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Aquent

Active Member
Aug 19, 2015
252
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Those vote figures are based on a decision that had to be made in light of a flag day. Absent the flag day, as we have seen, in my opinion, governance fully breaks down and with it too incentives as actors open themself to direct influence and even worse, a decision is never actually made.

Having a threshold, in my view, was a clear and obvious mistake, but of course that can only be said with hindsight.
 

freetrader

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If anything, I would say then the flag day (expiry) for Classic was put too far in the future. Perhaps June this year might have been appropriate, since the filling-up of blocks was predictable, the predictions made turned out to be quite accurate and waiting until 2018 to get a 2MB if we knew blocks were full already would make little sense because of the growth stop and loss to other cryptocurrencies in the meantime.
It was predictable that if the situation went on as long as it had until now, that eventually the 2MB choice would also be outdated (as can be seen by miners and people like @jonny1000 talking about how a 4MB or 8MB size would also be acceptable now).

But I agree, hindsight is 20/20.
 
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solex

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Aug 22, 2015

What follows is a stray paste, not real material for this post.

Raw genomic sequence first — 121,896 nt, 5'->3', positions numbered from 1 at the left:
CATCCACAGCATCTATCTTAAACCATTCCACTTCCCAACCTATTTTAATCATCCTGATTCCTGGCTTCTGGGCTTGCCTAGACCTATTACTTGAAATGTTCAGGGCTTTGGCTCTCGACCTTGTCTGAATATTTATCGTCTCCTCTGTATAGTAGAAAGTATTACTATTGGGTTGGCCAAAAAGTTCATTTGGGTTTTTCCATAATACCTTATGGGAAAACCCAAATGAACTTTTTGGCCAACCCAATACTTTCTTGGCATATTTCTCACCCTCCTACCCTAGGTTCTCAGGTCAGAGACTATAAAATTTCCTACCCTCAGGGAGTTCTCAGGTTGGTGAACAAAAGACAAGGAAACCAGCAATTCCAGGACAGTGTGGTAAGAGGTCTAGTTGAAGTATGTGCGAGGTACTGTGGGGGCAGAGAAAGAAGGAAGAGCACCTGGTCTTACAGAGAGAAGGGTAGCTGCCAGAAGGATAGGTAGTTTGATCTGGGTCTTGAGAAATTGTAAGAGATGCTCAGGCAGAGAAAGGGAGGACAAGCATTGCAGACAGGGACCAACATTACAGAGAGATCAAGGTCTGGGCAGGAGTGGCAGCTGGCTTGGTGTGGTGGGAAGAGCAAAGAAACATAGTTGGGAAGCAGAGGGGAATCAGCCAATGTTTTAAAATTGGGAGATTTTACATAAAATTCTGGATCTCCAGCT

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I am thinking that the 2MB was a mistake as it is a short-term band-aid. Lots of people could see that. BIP100 was massively liked by the miners, about 75%, and is a permanent solution. Classic would have done better to offer that in the first place.
 

Bloomie

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Aug 19, 2015
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sorry guys; the extent of my mod privileges only extends to "warning" spammers and "moving" spam threads out of the Economics Forum. if i could delete or simply move spam posts like the above, and in the other 2 spammed threads, i'd be all over it. but @Bloomie reserves that privilege for himself.
@cypherdoc, we have covered this issue via PM dozens of times. Spam accounts are banned from the backend. No, I will not give you access to the server or the forum's backend. Merely deleting spam posts is counter-productive because it doesn't give people the ability to flag the post as spam.

Spam is a natural occurrence on the internet. The absolute best way to handle spam is to flag it via the Report button in order to give me the ability to review the alleged spammer's account.

Lastly, I do not reserve any "privileges" for myself. Maintaining this forum is tedious work that has to be done on the daily basis, and I do it for the good of the Bitcoin community, for free. I don't appreciate inflammatory language directed toward me or aggressive demands coming from you. If you continue this, like you have over the past few months, then we should reconsider your moderatorship, which is mostly a vanity title anyway, as there is almost no moderating that needs to be done in this sub-forum.
 

albin

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Nov 8, 2015
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@solex

In retrospect I feel like BIP100 would've been way better than the direction things seem to be going Core-side now. Even with the 20th percentile vote (which if I remember correctly was simply Maxwell's advice), this idea beats the Flexcap scam.
 

freetrader

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Dec 16, 2015
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‘Wolf of Wall Street’ ironically financed by $3B web of Malaysian money-laundering malfeasance, Justice Department says
http://www.nydailynews.com/news/world/wolf-wall-street-financed-3b-malaysian-fraud-web-u-s-article-1.2720234